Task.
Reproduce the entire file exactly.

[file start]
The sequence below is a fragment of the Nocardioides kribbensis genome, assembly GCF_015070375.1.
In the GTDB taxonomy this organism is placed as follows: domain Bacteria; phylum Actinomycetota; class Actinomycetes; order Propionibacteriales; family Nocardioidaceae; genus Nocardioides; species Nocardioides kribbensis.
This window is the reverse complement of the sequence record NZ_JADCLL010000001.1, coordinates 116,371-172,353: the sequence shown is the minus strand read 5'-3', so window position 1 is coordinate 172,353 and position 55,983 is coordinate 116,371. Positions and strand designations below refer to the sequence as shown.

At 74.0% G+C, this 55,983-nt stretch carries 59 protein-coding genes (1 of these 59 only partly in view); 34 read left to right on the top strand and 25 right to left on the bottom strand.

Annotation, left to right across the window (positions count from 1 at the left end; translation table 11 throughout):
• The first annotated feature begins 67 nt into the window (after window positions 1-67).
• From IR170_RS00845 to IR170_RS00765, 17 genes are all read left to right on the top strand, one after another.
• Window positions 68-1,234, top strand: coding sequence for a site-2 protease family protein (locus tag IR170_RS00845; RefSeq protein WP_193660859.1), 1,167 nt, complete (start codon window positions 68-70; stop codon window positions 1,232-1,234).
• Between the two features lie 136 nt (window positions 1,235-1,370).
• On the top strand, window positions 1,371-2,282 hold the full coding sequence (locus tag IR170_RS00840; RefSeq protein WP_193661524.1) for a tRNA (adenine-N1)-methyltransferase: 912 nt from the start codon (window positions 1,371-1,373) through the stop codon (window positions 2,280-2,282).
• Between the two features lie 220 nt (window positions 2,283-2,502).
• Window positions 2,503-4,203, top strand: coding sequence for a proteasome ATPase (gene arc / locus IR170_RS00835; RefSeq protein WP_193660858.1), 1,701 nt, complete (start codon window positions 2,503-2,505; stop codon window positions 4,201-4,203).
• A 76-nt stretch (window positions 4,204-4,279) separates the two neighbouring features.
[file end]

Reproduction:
The sequence below is a fragment of the Nocardioides kribbensis genome, assembly GCF_015070375.1.
In the GTDB taxonomy this organism is placed as follows: domain Bacteria; phylum Actinomycetota; class Actinomycetes; order Propionibacteriales; family Nocardioidaceae; genus Nocardioides; species Nocardioides kribbensis.
This window is the reverse complement of the sequence record NZ_JADCLL010000001.1, coordinates 116,371-172,353: the sequence shown is the minus strand read 5'-3', so window position 1 is coordinate 172,353 and position 55,983 is coordinate 116,371. Positions and strand designations below refer to the sequence as shown.

At 74.0% G+C, this 55,983-nt stretch carries 59 protein-coding genes (1 of these 59 only partly in view); 34 read left to right on the top strand and 25 right to left on the bottom strand.

Annotation, left to right across the window (positions count from 1 at the left end; translation table 11 throughout):
• The first annotated feature begins 67 nt into the window (after window positions 1-67).
• From IR170_RS00845 to IR170_RS00765, 17 genes are all read left to right on the top strand, one after another.
• Window positions 68-1,234, top strand: coding sequence for a site-2 protease family protein (locus tag IR170_RS00845; RefSeq protein WP_193660859.1), 1,167 nt, complete (start codon window positions 68-70; stop codon window positions 1,232-1,234).
• Between the two features lie 136 nt (window positions 1,235-1,370).
• On the top strand, window positions 1,371-2,282 hold the full coding sequence (locus tag IR170_RS00840; RefSeq protein WP_193661524.1) for a tRNA (adenine-N1)-methyltransferase: 912 nt from the start codon (window positions 1,371-1,373) through the stop codon (window positions 2,280-2,282).
• Between the two features lie 220 nt (window positions 2,283-2,502).
• Window positions 2,503-4,203, top strand: coding sequence for a proteasome ATPase (gene arc / locus IR170_RS00835; RefSeq protein WP_193660858.1), 1,701 nt, complete (start codon window positions 2,503-2,505; stop codon window positions 4,201-4,203).
• A 76-nt stretch (window positions 4,204-4,279) separates the two neighbouring features.